Ofwat clamps down on dividend payments for water suppliers who won’t clean up their act
Ofwat will be able to stop the payment of dividends to water suppliers if they risk the financial resilience of companies, under new powers announced today by the watchdog.
They will also now be able to take enforcement action against suppliers that fail to link dividend payments to performance.
The water regulator is modifying company licences, which will require suppliers to take account of service delivery for customers and the environment, alongside investment needs and financial resilience, when deciding whether to pay dividends
It will also demand companies hold a strong credit rating, to stop them paying dividends if their financial health is at risk.
Ofwat argues this will improve the transparency and consistency of company licences.
The licence changes are also designed to both incentivise those companies experiencing financial health challenges to engage with Ofwat quickly, and to allow Ofwat to intervene when companies fail to take such steps themselves.
The changes will require company boards to take account of their performance – for customers and the environment – when deciding whether to make dividend payments.
It will also require companies to maintain a higher level of overall financial health.
Ofwat is aiming to reduce the risks that a company’s poor financial health may pose to customer interests, alongside its ability to invest to protect the environment.
If the company falls short, Ofwat will be able to step in and take enforcement action.
The regulator also wants to improve the attractiveness of investing in water and wastewater companies – to encourage more funds towards the industry.
It hopes incentivising companies to strengthen their financial health will allow the sector to focus on the investment and performance improvements needed to protect customers and the UK’s waterways.
Ofwat chief executive David Black said: “When deciding on dividend payments to investors, water companies need to take stock of their performance for customers, the environment, and the company’s overall financial health. Too often, this has not been the case. That is why we’re implementing changes that will allow us to better hold companies to account and take enforcement action when they get it wrong.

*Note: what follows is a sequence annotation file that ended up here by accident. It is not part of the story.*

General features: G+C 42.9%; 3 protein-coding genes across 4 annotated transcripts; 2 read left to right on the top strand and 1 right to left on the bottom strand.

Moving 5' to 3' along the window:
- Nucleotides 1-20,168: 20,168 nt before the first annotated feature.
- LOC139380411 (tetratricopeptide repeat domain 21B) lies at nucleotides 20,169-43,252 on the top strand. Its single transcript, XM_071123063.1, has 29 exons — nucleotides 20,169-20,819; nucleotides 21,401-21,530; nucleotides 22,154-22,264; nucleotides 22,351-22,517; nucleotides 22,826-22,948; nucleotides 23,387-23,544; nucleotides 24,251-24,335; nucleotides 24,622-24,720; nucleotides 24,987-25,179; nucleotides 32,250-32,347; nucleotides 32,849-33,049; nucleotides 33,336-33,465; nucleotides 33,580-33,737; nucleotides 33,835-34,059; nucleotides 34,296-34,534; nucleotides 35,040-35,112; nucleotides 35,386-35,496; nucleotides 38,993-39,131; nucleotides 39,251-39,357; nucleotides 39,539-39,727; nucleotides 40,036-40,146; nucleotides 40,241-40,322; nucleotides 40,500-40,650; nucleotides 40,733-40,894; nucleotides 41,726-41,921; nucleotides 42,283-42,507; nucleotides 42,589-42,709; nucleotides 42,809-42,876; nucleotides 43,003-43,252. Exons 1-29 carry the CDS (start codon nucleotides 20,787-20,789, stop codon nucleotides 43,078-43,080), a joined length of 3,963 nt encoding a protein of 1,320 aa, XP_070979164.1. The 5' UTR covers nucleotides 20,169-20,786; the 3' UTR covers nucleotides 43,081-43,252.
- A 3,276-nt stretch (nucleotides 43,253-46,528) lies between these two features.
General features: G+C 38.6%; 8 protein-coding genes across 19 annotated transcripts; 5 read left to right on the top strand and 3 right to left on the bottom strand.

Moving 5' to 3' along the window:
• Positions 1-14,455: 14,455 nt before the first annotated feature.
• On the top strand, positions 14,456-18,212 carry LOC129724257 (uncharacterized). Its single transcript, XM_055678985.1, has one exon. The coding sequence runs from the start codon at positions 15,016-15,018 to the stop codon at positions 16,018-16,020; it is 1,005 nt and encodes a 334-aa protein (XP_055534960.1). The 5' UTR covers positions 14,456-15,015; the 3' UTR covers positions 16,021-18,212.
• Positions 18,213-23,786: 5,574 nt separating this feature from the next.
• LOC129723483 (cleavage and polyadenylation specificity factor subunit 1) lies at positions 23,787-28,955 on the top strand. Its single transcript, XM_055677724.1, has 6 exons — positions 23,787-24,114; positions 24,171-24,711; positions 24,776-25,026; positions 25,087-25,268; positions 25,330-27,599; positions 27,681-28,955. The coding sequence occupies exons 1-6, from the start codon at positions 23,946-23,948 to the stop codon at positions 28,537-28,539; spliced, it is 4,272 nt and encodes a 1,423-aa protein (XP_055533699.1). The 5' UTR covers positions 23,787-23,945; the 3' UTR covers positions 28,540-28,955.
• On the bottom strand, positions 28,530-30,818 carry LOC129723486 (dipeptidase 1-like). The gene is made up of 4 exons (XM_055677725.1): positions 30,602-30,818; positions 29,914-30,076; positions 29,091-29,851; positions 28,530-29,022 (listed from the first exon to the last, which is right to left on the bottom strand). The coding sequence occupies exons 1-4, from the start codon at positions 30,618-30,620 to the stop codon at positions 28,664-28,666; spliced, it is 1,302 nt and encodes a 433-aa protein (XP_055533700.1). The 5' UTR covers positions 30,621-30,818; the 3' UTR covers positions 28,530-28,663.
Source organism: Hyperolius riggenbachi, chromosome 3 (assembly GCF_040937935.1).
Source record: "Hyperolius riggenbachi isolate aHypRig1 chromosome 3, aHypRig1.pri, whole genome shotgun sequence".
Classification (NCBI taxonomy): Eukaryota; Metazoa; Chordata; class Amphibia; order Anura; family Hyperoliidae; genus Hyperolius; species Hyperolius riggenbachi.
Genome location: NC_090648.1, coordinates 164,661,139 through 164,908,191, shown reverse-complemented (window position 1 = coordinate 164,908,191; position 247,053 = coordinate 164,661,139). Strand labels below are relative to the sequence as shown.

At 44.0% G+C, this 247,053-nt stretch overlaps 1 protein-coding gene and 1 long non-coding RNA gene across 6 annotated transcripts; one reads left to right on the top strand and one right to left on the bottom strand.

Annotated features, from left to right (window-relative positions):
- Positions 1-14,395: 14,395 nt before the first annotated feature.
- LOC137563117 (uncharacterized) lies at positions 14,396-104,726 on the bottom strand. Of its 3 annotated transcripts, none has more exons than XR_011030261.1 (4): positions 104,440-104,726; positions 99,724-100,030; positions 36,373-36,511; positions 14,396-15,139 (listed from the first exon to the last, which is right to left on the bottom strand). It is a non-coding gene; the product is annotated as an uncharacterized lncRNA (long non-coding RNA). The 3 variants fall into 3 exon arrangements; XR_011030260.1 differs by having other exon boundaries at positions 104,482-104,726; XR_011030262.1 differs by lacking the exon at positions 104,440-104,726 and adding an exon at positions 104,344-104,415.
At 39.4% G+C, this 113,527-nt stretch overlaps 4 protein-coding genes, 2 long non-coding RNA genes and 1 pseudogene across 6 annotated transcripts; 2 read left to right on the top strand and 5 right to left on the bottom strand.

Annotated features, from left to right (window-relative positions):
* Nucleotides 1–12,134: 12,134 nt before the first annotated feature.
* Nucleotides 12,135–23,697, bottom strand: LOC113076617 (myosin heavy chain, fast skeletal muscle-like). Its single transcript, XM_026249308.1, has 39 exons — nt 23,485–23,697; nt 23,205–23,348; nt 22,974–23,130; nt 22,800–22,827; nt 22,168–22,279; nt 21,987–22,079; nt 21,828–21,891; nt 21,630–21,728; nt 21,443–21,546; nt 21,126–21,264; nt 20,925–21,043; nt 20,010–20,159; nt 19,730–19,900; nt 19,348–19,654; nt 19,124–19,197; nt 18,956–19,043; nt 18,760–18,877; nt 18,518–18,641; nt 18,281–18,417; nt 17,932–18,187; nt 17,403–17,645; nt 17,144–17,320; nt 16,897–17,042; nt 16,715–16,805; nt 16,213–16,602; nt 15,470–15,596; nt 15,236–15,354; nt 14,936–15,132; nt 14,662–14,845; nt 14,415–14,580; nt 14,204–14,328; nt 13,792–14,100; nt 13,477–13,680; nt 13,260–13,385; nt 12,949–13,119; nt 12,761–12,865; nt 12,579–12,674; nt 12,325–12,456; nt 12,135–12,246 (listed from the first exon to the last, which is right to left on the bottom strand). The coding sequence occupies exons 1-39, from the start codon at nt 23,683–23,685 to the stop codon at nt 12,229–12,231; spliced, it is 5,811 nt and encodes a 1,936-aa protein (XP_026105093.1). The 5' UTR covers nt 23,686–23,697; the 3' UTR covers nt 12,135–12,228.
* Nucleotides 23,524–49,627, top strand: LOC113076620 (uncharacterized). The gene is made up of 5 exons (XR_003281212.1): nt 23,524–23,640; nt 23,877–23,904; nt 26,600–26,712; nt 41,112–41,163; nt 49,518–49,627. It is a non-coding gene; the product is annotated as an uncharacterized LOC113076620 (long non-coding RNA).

“We hope the introduction of these new powers will focus minds around company board tables on the importance of responsible decision making and openness with customers and other stakeholders. And if that isn’t the case, we will act.”
Today’s decision follows Ofwat’s proposals to clamp down on dividends announced last summer.
Earlier this month, it was reported that Thames Water had been forced to draft in advisors to evaluate its financial situation, amid growing concerns that the group will not be able to fix its £14bn debt mountain.
Meanwhile, Ofwat has also ordered water suppliers to toughen up plans to secure reliable services in the coming decades.
If they fail to come up with more ambitious strategies, City A.M. understands Ofwat could cut the funding and profit allowances for suppliers for the upcoming price review.
The watchdog is also working with the Environment Agency on a wide-scale into all water and wastewater companies over sewage treatment and dumping.